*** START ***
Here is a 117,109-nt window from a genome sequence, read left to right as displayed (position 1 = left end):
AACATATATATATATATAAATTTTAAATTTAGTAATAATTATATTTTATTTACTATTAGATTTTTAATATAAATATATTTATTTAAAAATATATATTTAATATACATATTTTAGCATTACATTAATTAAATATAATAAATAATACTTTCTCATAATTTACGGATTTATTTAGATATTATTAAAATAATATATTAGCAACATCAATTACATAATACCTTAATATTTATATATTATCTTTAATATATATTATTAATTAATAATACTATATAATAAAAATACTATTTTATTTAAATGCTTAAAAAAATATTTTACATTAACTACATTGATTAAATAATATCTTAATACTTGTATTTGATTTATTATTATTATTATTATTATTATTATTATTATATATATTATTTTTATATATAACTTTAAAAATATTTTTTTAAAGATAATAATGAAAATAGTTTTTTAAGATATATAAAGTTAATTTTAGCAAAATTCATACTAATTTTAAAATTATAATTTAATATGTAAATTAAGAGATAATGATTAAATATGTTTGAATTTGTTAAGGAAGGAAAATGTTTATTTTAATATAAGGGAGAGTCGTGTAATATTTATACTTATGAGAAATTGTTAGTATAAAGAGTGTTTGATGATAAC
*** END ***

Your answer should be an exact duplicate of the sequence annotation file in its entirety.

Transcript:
Here is a 117,109-nt window from a genome sequence, read left to right as displayed (position 1 = left end):
AACATATATATATATATAAATTTTAAATTTAGTAATAATTATATTTTATTTACTATTAGATTTTTAATATAAATATATTTATTTAAAAATATATATTTAATATACATATTTTAGCATTACATTAATTAAATATAATAAATAATACTTTCTCATAATTTACGGATTTATTTAGATATTATTAAAATAATATATTAGCAACATCAATTACATAATACCTTAATATTTATATATTATCTTTAATATATATTATTAATTAATAATACTATATAATAAAAATACTATTTTATTTAAATGCTTAAAAAAATATTTTACATTAACTACATTGATTAAATAATATCTTAATACTTGTATTTGATTTATTATTATTATTATTATTATTATTATTATTATATATATTATTTTTATATATAACTTTAAAAATATTTTTTTAAAGATAATAATGAAAATAGTTTTTTAAGATATATAAAGTTAATTTTAGCAAAATTCATACTAATTTTAAAATTATAATTTAATATGTAAATTAAGAGATAATGATTAAATATGTTTGAATTTGTTAAGGAAGGAAAATGTTTATTTTAATATAAGGGAGAGTCGTGTAATATTTATACTTATGAGAAATTGTTAGTATAAAGAGTGTTTGATGATAAC